Saskatoon’s 20th Street is home to a variety of businesses and has seen its newest addition with Kiaro, Bridge City’s newest cannabis retailer. Derived from the Italian word for light, Kiaro’s approach to cannabis revolves around illumination by removing stigma and providing education.
Located at 212 20th Street West, Kiaro hosted their grand opening on Jan. 26 and 27. Along with cannabis strains, Kiaro sells designer smoking accessories, cannabis appliances, such as a decarboxylator, and the standard fare of rolling papers. The space itself is akin to other high-end retailers: brightly lit and high tech with touch-screen computers holding the store’s catalogue.
Andrew Gordon, senior vice-president for Kiaro, says Kiaro’s vision is based on informed, refined decision making.
“We really want to create a refined retail experience. We want to be an inviting, socially responsible and compliant operator in the community, and we’re really focused on destigmatizing cannabis use,” Gordon said. “It’s important — through education, service and support — to empower people with information and resources, so they can make informed decisions about their own choices with cannabis.”
Gordon expanded on this notion of consumer education and how it takes shape not only in staff-customer interactions but also in the products that they have available.
“[Our education] is really focused around a product offering that is very nuanced in terms of the need state of our customers — making sure we’re not overwhelming people, that we provide a really detailed experience of each product and the people, the purpose and the passion behind each of the products because we are so limited in our conversation in a non-medical private retail environment,” Gordon said.
For Gordon, the types of conversations that cannabis retailers can have with their customers are changing.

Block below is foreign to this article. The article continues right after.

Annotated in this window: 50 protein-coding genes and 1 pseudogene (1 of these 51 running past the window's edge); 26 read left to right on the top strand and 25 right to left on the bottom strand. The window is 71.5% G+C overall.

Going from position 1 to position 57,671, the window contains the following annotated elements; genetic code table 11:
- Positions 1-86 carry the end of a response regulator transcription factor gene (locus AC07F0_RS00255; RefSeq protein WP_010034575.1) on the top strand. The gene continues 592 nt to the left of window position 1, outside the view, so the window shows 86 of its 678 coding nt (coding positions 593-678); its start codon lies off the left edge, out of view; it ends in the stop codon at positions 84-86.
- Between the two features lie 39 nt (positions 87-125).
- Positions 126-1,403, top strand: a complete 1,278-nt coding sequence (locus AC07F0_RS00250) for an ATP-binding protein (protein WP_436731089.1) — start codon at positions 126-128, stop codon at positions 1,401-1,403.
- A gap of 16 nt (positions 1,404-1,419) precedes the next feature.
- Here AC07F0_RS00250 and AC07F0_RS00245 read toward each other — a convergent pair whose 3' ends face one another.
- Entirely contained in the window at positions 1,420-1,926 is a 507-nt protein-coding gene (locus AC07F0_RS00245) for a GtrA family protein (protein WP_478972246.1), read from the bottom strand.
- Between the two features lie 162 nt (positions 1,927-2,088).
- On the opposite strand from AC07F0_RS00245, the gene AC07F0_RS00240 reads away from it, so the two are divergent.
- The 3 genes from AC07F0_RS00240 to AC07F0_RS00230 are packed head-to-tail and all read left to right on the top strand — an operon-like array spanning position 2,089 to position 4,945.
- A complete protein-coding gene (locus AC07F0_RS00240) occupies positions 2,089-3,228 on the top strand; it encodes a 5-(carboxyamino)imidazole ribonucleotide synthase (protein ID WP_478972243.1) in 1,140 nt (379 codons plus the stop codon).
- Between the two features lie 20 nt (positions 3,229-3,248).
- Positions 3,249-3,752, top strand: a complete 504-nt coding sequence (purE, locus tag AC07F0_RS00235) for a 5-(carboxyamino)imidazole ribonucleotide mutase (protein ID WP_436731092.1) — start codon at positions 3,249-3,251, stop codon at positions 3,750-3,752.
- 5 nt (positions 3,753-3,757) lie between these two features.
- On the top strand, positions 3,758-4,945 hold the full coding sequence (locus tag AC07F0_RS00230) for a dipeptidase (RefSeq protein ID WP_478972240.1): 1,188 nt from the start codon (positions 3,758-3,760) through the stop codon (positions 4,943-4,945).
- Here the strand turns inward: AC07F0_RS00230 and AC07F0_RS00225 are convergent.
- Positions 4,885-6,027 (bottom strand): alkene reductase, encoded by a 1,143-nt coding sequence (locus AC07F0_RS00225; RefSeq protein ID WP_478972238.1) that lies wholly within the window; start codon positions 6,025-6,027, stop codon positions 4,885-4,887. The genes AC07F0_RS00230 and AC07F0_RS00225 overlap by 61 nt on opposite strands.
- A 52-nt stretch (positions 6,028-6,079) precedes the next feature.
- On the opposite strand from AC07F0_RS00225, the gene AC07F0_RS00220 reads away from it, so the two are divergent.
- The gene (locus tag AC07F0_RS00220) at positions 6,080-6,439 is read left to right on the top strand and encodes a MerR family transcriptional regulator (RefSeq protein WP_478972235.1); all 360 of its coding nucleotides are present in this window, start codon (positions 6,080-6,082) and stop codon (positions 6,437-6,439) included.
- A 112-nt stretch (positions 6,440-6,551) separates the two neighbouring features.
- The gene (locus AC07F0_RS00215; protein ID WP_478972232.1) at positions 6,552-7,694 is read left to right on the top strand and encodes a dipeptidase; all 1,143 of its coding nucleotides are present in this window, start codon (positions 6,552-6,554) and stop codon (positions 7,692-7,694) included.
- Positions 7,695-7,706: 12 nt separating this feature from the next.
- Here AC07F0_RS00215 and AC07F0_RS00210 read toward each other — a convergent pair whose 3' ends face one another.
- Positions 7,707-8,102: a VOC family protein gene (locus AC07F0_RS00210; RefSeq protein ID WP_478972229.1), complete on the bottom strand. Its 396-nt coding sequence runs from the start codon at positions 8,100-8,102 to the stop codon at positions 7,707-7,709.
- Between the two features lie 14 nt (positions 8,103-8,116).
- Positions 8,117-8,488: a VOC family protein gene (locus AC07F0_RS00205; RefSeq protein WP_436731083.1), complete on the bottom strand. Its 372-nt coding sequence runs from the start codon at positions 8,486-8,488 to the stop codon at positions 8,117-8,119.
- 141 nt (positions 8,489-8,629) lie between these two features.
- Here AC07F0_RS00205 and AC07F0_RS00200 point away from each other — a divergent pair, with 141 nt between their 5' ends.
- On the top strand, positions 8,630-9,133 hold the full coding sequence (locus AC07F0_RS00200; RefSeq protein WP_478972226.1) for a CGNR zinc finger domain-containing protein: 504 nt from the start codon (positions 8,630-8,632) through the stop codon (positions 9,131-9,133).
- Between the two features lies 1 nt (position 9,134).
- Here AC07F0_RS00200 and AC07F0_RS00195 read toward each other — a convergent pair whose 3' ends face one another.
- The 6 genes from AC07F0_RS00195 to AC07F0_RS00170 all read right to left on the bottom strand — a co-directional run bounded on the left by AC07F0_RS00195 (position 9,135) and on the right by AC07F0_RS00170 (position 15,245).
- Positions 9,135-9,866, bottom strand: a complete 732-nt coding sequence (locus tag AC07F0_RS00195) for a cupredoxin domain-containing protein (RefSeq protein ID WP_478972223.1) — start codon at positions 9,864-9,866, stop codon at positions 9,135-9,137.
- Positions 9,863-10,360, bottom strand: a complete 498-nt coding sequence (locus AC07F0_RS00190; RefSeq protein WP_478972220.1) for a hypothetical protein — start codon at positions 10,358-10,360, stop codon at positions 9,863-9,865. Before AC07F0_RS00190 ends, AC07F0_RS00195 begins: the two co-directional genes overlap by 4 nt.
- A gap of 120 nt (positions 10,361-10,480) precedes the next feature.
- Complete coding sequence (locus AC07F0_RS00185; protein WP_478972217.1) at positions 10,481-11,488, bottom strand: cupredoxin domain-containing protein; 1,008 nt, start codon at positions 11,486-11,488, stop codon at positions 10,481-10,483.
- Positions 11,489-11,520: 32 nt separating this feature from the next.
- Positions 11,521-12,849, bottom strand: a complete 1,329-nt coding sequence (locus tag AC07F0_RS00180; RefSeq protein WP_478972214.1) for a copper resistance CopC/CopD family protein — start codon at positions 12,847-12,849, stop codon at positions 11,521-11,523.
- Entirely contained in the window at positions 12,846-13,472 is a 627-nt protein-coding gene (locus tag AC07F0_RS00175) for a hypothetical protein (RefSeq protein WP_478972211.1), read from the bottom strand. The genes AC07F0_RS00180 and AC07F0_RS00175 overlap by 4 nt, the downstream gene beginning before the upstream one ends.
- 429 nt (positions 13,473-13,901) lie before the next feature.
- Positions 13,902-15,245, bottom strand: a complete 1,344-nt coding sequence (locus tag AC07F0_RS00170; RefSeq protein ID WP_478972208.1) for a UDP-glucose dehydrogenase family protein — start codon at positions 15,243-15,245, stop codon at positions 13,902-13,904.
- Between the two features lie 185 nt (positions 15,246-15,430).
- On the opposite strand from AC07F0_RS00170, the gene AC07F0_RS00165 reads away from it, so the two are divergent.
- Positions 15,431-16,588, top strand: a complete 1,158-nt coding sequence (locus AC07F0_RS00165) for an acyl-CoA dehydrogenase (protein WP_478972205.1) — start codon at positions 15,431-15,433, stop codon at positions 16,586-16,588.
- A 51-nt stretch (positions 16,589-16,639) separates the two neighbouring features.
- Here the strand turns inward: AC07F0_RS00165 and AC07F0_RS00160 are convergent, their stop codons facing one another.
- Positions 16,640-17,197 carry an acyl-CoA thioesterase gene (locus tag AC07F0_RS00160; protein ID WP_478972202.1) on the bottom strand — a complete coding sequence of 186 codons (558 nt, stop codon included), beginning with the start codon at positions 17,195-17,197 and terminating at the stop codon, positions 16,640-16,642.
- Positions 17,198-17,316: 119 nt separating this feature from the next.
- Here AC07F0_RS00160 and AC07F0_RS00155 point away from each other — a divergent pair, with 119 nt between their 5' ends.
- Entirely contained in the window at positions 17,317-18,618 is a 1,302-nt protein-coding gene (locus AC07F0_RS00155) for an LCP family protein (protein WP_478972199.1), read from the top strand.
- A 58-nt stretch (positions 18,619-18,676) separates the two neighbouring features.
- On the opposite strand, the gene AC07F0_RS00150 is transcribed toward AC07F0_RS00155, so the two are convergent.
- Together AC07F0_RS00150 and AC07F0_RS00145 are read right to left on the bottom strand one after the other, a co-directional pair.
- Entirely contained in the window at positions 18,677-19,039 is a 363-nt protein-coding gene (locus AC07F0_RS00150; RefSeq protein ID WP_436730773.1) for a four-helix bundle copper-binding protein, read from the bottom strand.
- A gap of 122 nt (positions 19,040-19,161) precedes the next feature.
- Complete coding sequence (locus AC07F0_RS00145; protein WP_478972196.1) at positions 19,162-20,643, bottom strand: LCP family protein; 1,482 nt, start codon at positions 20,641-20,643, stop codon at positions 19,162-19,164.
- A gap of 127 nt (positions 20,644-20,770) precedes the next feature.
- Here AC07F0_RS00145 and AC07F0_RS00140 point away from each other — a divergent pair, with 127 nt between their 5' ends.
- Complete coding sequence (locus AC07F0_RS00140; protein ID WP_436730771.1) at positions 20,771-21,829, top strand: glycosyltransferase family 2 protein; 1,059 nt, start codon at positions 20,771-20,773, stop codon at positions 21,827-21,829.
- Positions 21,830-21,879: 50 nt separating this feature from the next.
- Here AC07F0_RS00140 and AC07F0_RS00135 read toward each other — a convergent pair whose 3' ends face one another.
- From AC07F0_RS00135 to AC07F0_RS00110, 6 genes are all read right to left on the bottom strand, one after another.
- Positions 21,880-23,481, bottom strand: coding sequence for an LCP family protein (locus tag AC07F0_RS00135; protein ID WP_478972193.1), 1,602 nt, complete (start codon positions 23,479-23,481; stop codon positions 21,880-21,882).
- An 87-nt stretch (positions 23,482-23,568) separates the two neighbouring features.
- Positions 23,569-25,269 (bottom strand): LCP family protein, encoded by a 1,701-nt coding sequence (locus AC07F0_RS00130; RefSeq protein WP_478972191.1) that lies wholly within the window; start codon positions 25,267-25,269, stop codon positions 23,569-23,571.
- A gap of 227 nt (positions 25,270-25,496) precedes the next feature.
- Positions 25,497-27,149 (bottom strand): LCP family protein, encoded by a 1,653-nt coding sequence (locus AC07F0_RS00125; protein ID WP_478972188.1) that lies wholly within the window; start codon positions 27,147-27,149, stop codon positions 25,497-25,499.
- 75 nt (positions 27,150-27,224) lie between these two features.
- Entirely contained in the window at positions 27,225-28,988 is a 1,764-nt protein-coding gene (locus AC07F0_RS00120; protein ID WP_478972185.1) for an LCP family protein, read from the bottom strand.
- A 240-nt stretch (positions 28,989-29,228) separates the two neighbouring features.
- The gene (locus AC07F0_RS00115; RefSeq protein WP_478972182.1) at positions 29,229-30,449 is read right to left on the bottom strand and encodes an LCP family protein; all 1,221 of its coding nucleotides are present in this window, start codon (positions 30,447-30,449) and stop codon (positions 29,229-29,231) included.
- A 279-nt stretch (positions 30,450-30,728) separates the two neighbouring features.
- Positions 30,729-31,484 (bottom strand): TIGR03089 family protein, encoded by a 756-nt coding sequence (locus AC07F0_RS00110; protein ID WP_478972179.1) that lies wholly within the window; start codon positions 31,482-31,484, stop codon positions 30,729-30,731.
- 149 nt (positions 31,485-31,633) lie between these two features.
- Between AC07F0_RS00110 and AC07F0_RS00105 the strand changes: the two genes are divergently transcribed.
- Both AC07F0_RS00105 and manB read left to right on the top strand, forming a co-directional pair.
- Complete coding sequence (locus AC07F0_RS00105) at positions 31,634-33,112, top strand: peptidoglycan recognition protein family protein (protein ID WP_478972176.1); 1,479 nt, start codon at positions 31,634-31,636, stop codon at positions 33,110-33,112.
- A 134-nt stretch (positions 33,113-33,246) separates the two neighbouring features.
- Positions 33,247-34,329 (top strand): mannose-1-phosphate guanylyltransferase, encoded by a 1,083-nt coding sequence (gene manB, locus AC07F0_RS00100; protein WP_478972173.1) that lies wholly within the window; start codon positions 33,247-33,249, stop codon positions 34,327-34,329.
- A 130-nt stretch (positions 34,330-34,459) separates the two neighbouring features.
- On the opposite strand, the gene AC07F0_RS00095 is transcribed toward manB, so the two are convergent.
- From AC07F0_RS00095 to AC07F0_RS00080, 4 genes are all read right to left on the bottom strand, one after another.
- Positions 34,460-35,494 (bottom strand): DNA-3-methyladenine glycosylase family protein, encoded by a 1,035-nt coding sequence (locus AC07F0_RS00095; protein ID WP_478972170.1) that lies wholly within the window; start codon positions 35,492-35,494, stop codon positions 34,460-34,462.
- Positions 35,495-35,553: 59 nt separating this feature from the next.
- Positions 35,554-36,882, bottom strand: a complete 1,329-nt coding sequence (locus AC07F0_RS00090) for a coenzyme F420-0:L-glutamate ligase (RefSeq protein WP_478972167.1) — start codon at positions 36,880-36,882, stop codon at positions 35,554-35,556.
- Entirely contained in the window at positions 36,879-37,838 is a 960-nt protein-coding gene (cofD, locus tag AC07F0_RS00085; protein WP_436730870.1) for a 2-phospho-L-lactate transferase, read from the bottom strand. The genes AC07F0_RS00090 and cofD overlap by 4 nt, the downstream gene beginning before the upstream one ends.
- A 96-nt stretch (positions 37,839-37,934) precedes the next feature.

“We can’t talk about the efficacy of cannabis anymore, so we really have to talk about the products in a way that you’ll see in a lot of other retail environments: how it’s made, where it’s drawn from, the people that add value to the product and really allowing them to get a sense of the value in a regulated product that’s quality assured and analytically tested,” Gordon said.
In addition to education, Kiaro also states a focus on community, both in being connected to the community around them as well as interacting with them directly. One way in which this initiative manifested is through the inclusion of four local artists, who each made a design for the store in advance of their grand opening.
Gordon also explains the importance of a connection to community and expands on how they view their presence in the community.
“When you look at the opportunity we have as cannabis retailers to help normalize, contextualize and destigmatize cannabis use in the community, it’s important that we’re great brand ambassadors ourselves, so we really focus here on the people first,” Gordon said. “Our staff are our first customers actually, so we look to empower them with information, resources and training that not only meets but exceeds regulatory expectations, and more importantly, the community interest.”
Kiaro is aiming to work closely with their businessimprovement association and look for volunteer initiatives that, as Gordon notes, could include initiatives either around the conversation of cannabis or beautifying the neighbourhood.
For Gordon, Kiaro aims to provide a refined experience in and out of their store.
“We have to be great brand ambassadors for cannabis, and that means getting out and being proud consumers — showing that this isn’t about Cheech and Chong or those extreme outlier examples,” Gordon said. “This is working professionals and emerging, active seniors looking to improve and enhance their quality of life.”
Jack Thompson / Sports & Health Editor
Photo: Riley Deacon / Photo Editor